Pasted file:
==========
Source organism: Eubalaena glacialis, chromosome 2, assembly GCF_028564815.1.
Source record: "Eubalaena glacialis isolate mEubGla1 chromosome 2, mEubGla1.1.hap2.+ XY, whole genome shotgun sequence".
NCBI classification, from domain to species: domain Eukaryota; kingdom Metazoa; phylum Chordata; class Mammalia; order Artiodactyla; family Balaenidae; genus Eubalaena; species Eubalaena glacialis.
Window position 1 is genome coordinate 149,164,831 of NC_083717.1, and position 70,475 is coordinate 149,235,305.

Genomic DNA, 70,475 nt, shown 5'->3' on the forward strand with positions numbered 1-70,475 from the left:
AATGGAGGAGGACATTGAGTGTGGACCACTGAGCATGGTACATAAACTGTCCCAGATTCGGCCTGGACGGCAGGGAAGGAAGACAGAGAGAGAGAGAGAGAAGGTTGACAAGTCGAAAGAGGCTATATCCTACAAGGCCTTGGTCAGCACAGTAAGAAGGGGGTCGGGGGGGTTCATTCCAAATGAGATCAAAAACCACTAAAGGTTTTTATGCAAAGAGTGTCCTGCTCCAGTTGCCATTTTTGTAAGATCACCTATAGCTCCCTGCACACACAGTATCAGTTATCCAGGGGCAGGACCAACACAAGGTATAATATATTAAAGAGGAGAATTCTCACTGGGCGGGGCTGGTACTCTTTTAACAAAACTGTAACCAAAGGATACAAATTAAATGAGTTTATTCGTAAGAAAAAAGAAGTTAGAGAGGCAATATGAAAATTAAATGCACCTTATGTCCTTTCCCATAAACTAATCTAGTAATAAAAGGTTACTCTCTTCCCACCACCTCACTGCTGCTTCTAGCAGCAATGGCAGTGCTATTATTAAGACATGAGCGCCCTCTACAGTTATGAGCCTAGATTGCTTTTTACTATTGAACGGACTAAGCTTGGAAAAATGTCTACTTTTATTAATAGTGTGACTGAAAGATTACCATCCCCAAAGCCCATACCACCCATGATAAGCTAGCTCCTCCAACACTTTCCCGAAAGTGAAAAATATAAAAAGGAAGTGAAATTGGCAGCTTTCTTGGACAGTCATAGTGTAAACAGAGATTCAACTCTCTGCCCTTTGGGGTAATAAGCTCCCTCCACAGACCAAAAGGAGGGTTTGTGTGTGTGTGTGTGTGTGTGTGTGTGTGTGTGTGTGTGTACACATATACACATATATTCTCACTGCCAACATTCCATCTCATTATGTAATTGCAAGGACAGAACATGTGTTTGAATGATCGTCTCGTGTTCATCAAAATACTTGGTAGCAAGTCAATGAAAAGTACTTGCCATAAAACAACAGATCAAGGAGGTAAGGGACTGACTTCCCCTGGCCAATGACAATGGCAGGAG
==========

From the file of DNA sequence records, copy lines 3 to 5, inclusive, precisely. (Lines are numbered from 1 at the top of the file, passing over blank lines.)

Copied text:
NCBI classification, from domain to species: domain Eukaryota; kingdom Metazoa; phylum Chordata; class Mammalia; order Artiodactyla; family Balaenidae; genus Eubalaena; species Eubalaena glacialis.
Window position 1 is genome coordinate 149,164,831 of NC_083717.1, and position 70,475 is coordinate 149,235,305.

Genomic DNA, 70,475 nt, shown 5'->3' on the forward strand with positions numbered 1-70,475 from the left: